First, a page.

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After that the kingdome of England had bene subiected by kyng Iohn, as hath bene sayd, and made tributary to the Pope and the Romishe church: it is incredible how the insatiable auarice and gredines of the Romaines did oppresse and wring the commons and all estates & degrees of the Realme 

Commentary  *  Close
Papal oppression of the English Church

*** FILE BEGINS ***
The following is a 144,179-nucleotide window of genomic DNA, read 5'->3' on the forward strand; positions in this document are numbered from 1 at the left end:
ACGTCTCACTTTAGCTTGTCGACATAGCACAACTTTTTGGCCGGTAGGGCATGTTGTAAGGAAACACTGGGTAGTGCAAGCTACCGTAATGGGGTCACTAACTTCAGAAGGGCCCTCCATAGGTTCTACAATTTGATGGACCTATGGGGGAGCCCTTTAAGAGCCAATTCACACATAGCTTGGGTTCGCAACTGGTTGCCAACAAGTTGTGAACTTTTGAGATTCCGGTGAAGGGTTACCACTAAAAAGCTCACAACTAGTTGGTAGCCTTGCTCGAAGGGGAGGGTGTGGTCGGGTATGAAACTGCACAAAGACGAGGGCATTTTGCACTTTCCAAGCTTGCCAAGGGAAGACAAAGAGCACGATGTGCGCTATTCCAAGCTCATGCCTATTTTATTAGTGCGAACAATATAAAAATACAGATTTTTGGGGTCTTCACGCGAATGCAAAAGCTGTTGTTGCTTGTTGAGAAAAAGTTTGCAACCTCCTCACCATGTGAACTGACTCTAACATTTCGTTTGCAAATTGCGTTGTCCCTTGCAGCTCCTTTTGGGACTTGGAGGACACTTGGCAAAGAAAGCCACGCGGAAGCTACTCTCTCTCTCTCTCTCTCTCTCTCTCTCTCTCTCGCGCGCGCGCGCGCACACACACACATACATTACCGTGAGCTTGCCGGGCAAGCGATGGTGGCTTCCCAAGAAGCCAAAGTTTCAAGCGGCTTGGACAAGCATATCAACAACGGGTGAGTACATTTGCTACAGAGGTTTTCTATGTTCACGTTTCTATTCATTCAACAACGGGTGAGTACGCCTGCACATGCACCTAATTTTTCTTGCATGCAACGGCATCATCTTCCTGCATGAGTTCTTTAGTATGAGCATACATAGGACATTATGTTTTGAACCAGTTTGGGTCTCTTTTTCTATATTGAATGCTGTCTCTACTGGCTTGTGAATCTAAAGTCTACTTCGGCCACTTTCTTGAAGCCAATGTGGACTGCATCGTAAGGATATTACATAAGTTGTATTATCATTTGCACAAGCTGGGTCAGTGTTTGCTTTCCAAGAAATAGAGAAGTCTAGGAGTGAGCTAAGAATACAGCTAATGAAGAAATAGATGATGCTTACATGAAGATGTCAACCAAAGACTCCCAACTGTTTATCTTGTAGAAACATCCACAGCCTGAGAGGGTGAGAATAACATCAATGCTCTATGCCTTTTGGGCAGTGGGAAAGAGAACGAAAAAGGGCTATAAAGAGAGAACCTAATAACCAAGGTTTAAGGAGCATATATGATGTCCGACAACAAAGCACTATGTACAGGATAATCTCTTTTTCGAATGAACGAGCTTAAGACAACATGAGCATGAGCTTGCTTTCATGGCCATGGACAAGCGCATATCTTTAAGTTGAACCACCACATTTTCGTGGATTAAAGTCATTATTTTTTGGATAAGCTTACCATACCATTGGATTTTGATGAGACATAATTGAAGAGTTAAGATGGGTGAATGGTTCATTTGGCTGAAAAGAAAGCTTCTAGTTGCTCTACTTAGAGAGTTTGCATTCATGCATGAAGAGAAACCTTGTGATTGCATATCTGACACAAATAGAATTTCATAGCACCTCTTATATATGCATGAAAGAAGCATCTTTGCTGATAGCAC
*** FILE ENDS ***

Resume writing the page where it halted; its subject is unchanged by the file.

In this account Foxe stated that after the events of King John's reign England was now a tributary to Rome. This is the crucial point to how Foxe deals with the reign of Henry III. Through heavy taxation, neglect of royal authority and trickery the Pope consistently sends Legates to collect tithes and taxes and to trample on English sovereignty. First, Foxe has published a statement drawn up by the English Bishops explaining why they are unwilling to pay the Pope. Extracted from Matthew Paris, Chronica Majora, ed. Henry Richards Luard, Rolls Series (7 vols., London, 1872-1884), vol. 4, pp. 35, 37-8. The story then follows the events during the visitation of Legate Otto (Otho) to England and how he abused his position at the 1240 council of Bishops in London. This account is told entirely from Matthew Paris' Chronica Majora vol. 3, pp. 97, 102-3, 412, 414-7, 419-441, 473; vol. 4, pp. 6-10, 31-2. The account begins with Otto calming a contention between the Archbishops of York and Canterbury as a means to assert his own authority and act almost as if he were a 'god' overseeing his flock. The account then details the various monies that the Pope required from England to finance his war against the Emperor Frederick II. The Pope also demanded that room be made in England for 300 Romans to be beneficed. This was a result of a promise he had made the Roman Bishops in return for their support of his war. This is an excellent example of how Foxe used Matthew Paris. His translation remains true to the original manuscript Latin, but through the use of marginalia and a sentence of explanation here and there the basic facts are transformed from that of a disgruntled monk unhappy with papal interference into a powerful polemical attack against papal disregard for English authority and their abuse of taxation to fund a war which has nothing to do with England. It is interesting to note that Legate Otto's mission to England was one of church reforms and reasserting the peace after the events of King John's reign. However, Matthew Paris' suspicion of papal interference meant that his account recorded very little of the true nature of the mission. For Foxe this was a much more useful interpretation of the events than was available in other sources.